I got up early to listen to the festival’s keynote speech by David Edelstein, a critic who now works at New York magazine and whom I admire greatly. His speech summed up the state of film content and distribution during the last 30 years or so, and it didn’t tell me much that I didn’t already know. However, his summation that the film festival experience is now the ideal situation for bringing new movies to the market did come as a surprise to me, and it strikes me as pretty much right. An ideal moviegoer would approach the marketplace the way a festivalgoer with an all-access badge would: with a willingness to test out new films without any previous knowledge of what they contained, and a willingness to be disappointed as well as thrilled. Keep an open mind, and you’ll be a better movie-watcher.
The first movie of the day was Krisha, which won the grand jury and audience prizes at South by Southwest this past year. Krisha Fairchild portrays the title character, a heavyset sexagenarian inexplicably missing half her right-hand index finger who comes to her sister’s suburban mansion to spend Thanksgiving with her mom, her siblings, their assorted kids and grandkids, and a gaggle of dogs. Trey Edward Shults adapted this from his own short film (and also plays Krisha’s estranged son), and he uses whirling camerawork, overly loud dialogue, and composer Brian McOmber’s unsettling music to convey to us how oppressive all this company is for Krisha, who’s still the family screw-up in her 60s. You won’t confuse this with any of Hollywood’s cozy dysfunctional family reunions. The movie gets off to a roaring start, culminating with Krisha having a relapse and dropping the turkey in slow motion to Nina Simone’s “Just in Time.” Yet the later going turns soggy, and the thing doesn’t have the zip of Silver Linings Playbook or the ferocity of Rachel Getting Married. Still, Fairchild gives an open wound of a performance, and Shults makes quite an impressive feature debut.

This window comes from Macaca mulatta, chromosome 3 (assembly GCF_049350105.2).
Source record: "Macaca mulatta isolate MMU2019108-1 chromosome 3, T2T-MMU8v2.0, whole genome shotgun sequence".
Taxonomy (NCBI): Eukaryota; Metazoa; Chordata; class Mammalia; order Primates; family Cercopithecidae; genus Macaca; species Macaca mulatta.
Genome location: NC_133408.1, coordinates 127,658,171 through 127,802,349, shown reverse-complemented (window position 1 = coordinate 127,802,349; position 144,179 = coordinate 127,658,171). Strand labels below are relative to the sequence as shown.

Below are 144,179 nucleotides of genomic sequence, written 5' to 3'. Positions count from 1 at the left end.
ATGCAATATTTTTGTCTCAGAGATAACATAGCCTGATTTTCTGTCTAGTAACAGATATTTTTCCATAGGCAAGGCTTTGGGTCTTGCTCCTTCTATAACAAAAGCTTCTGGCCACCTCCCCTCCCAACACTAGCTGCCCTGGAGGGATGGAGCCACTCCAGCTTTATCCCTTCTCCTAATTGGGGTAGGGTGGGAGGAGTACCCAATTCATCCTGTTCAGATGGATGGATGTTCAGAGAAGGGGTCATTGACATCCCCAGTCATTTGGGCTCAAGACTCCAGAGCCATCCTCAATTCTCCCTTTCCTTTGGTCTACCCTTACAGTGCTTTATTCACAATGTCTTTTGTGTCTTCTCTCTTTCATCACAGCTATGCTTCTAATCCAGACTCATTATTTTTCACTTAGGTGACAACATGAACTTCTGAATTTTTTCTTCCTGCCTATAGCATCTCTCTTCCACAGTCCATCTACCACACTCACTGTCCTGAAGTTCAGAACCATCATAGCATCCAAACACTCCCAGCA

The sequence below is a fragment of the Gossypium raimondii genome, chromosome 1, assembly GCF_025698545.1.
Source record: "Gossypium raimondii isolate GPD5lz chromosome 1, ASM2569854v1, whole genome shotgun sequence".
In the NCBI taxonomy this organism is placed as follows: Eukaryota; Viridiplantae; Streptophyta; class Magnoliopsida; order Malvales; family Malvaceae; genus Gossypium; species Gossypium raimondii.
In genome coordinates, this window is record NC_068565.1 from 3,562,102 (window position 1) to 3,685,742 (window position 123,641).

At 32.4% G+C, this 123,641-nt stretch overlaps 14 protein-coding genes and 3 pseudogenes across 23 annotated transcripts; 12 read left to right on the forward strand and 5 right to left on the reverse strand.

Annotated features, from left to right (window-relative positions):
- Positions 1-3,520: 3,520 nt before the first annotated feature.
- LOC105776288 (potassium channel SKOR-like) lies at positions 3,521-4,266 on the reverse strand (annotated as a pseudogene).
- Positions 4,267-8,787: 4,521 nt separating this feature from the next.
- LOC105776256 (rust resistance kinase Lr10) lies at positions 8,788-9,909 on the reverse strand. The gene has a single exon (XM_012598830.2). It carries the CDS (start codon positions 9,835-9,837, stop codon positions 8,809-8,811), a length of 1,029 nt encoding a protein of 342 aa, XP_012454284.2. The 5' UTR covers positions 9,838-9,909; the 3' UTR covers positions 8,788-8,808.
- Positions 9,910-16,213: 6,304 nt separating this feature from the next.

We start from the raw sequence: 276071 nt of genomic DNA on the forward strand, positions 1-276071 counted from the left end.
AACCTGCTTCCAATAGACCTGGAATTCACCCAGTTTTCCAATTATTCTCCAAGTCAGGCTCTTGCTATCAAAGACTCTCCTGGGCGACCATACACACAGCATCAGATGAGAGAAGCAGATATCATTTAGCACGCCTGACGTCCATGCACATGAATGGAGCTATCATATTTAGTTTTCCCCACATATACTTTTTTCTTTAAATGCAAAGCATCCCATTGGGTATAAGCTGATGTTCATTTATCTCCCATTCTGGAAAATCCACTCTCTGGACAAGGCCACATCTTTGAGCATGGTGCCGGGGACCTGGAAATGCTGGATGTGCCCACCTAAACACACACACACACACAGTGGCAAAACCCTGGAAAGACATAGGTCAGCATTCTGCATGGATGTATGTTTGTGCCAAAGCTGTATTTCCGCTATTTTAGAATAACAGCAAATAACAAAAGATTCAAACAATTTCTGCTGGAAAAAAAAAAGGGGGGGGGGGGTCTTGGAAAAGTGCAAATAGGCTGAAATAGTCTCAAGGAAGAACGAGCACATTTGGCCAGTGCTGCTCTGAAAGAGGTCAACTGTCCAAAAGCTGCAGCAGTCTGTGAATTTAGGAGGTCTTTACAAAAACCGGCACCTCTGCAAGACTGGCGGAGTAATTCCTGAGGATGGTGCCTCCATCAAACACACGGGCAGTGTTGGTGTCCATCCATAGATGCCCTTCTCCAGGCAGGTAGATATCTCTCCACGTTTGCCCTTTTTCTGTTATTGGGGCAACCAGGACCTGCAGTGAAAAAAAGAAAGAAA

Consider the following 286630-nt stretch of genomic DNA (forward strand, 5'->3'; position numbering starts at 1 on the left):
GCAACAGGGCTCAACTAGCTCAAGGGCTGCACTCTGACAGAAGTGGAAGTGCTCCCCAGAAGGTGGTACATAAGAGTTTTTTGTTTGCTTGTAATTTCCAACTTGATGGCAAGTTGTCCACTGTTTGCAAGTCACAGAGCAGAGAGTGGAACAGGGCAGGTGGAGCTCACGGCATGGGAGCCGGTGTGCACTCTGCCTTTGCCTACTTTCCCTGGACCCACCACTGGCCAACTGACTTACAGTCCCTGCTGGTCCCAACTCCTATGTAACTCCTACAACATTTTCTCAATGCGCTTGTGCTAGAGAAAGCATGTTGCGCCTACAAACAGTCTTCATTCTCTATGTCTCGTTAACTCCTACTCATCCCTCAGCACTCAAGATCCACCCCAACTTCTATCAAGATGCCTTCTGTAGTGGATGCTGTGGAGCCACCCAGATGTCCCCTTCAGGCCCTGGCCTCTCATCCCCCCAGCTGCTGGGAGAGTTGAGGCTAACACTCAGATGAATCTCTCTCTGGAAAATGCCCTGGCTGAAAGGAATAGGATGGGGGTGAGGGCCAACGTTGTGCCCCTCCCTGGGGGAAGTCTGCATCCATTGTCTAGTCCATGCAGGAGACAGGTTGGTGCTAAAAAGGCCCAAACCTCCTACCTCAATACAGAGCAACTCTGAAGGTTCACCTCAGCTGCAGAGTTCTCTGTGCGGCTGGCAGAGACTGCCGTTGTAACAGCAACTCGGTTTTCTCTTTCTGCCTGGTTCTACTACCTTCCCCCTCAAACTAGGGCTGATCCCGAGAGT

From there we went to Kyle Rideout’s Eadweard, which somehow makes a relentlessly dull biopic from the fascinating story of 19th-century photography pioneer Eadweard Muybridge, who had his hair turn prematurely white after a brain-damaging accident, married a much younger woman, and then killed her lover when he found about them. Muybridge’s scientific studies of human and animal locomotion are still useful today, yet this sleepy period flick finds no excitement in either his work or his sensational life.
Carol made me feel like I’d been holding my breath for two hours. My seat at the screening sucked (front row, very end), so I stood up in the aisle shielded from public view to watch Todd Haynes’ movie. Sometimes I do this because I’m bored and want to pace and fidget without disturbing others, but this time I was rooted to the spot. This is what you’d expect from the director of Far From Heaven, a Technicolor feast set in the 1950s with a gay love story, in this case a romance between an aspiring New York photographer (Rooney Mara, who really, really looks like Audrey Hepburn here) and the title character, an upper-class New Jersey housewife and mother (Cate Blanchett). Mara has the showier role, though Blanchett has a magnificent monologue late in the film where she brings an acrimonious divorce proceeding to a halt. There’s a terrific turn by Sarah Paulson as Carol’s wistful ex, too. Still, it wasn’t the acting or the sumptuous visuals that held me rapt. It was the atmosphere of loaded, coded conversations and lovers quivering with unspoken desires, the love that dare not speak its name being so taboo that even characters who proclaim that they’re going to speak plainly wind up doing the opposite. This is the best Patricia Highsmith adaptation ever, and yes, I’m including Hitchcock’s Strangers on a Train, which improved on its source considerably. For Lone Star Film Festival to have a big-screen version of a Fort Worth author’s work is only appropriate, and the fact that it’s one of the year’s best movies makes it that much sweeter.
From there I had to see Meadowland, which I have no clue about, and I strongly suspect neither does writer-director Reed Morano. A New York City cop and schoolteacher (Luke Wilson and Olivia Wilde) stop off at a gas station on a road trip to have their 5-year-old son vanish from the bathroom. A year later, he’s going to support group meetings and lashing out at friends, while she’s cracking up, mutilating herself and insisting that her son is still alive. Some formidable supporting players like Giovanni Ribisi, John Leguizamo, Juno Temple, and Kevin Corrigan show up for no purpose that I can discern, though Elisabeth Moss gets to play well against type as a schoolchild’s trashy foster mother and sometime prostitute. Wilde works hard here, but this exercise has no direction and nothing to say about bereavement. It was a disappointing end to a stellar day, but I’m going to take David Edelstein’s advice and keep my mind open.